The World-Herald creates lots of important journalism — stories, photos, video — that is both timely and compelling. But we also know our readers are busy.
Here is a convenient roundup of some of our best work from the last several days that's worth checking out.
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Nebraska’s state-run institution in Geneva for female juvenile offenders spiraled downhill rapidly. “It’s like night and day,” said Scott Gregory, comparing the recent reports to the place he knew as principal of the Geneva center’s high school until 2016.
In August 2017, the Youth Rehabilitation and Treatment Center in Geneva, the state's facility for female juvenile offenders, got top marks in several categories on an accreditation audit. This August, state officials removed all the girls from the center amid reports of widespread damage to buildings and severe staff shortages.
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It was all fine. Better than fine, really. Four healthy children. A dream house. A dream life. Then one October day, nothing was fine. It was, as Beth Burton later would say, a living hell.
The Burtons' lives changed in an instant when a mosquito bite became a fever that became so much more, and a catastrophic illness no one saw coming turned all that was fine upside down.
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“I cannot afford $102,000 a month,” David Watson said about his lifesaving drugs. “Mortgaging my house wouldn’t get me real far.”
David Watson has Wilson’s disease, which means that his liver can’t remove excess copper from his body. To clear the metal, the Lincoln man started taking a drug called Syprine. At the time, it cost about $1 a pill. Watson took six pills a day. But in recent years, the tab for his monthly prescription — 240 pills — has skyrocketed.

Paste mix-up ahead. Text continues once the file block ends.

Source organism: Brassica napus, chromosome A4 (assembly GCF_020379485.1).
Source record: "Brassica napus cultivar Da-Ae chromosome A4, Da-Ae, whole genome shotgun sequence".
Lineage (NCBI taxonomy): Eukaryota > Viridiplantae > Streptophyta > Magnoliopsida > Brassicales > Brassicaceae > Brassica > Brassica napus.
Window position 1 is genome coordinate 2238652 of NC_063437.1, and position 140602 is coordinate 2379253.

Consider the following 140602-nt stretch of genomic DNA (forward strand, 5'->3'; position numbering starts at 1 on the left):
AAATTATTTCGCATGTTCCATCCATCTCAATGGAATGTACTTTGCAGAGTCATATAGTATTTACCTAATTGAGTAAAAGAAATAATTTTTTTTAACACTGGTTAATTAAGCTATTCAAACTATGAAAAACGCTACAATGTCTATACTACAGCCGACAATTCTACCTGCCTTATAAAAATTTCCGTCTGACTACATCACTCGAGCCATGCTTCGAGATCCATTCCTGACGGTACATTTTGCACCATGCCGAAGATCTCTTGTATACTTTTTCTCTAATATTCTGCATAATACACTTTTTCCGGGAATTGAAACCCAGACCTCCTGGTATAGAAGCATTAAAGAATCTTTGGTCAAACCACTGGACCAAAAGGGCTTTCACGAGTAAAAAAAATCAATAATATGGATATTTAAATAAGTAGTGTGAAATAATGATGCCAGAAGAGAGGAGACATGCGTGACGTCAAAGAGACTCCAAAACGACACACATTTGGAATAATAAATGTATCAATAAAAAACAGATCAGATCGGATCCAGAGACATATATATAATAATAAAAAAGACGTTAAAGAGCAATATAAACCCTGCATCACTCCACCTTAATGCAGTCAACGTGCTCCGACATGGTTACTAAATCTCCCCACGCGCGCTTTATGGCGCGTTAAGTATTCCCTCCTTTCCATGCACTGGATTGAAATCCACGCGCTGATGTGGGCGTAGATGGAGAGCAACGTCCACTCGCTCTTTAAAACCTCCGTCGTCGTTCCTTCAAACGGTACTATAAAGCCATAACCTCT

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As one of five cities in Nebraska’s fast-growing Sarpy County, Gretna faces competition from bigger, more developed cities like Papillion, Bellevue and La Vista as it seeks to attract businesses to the community. But its position between Omaha and Lincoln may help it in that competition.
Gretna's distance from Omaha and Lincoln is perhaps its greatest asset for business development — and local leaders such as City Council President Angie Lauritsen, who is running for mayor, want to capitalize.
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Marcy Morgan made a plea for help on Facebook. The Nebraska mom had just learned that she would have to stop breastfeeding her 4-month-old daughter. She was heartbroken, so earlier this month, she took to social media, asking for help from moms who had an oversupply of frozen breast milk. The response was overwhelming.
The difficulty of obtaining breastmilk from a milk bank makes turning to Facebook a necessity for some moms.
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“For some people, it would be just a job,” said Dee Dee King's husband, Rick, a Vietnam War veteran. “For her, it’s more of a calling.”